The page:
Once you have set up IP address reservation on your Wifi router, the designated Wifi client will always receive the same IP address every time it connects to the network, as long as the router is configured properly and the reserved IP address is not in use by another device.


You may refer to this web page for more details on how to setup IP address reservation.

Wirelessly Send Measurements to your Virtual Sensor

You may change the virtual sensor type and update the measurement values of your QikEasy Virtual Sensor through HTTP requests from any web capable device that can connect to your local network.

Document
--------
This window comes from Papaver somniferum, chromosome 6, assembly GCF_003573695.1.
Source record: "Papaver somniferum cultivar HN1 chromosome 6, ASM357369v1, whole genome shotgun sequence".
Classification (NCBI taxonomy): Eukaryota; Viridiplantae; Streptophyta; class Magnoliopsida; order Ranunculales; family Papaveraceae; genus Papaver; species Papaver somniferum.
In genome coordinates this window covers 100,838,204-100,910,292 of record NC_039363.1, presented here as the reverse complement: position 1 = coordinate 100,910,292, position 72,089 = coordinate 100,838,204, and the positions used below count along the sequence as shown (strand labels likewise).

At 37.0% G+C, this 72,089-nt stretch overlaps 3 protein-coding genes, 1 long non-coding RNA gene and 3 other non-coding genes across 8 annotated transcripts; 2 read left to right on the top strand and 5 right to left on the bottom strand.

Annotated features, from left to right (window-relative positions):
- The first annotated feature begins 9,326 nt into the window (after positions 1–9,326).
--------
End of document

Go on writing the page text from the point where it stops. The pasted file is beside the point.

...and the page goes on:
Request URL Format

All requests to update the Virtual Sensor are HTTP GET requests.  Below is the general format for the requests:


http://<Virtual Sensor's IP address>/set?t=<sensor type>&<measurement value updates>


The parameter t can accept these values:

cSet Virtual Sensor Type to Color Sensor
dSet Virtual Sensor Type to Distance Sensor
fSet Virtual Sensor Type to Force Sensor
iReset the Virtual Sensor to initial state with its IP address


The specific measurement values that can be set through HTTP request varies depending on the Virtual Sensor’s current sensor type.  Below are description of the measurements available for each specific virtual sensor type.


Color Sensor

d-1 to 10Discrete Color. Note: At bootup, this value is initialized to 3 until the device gets an IP address after Wifi gets connected.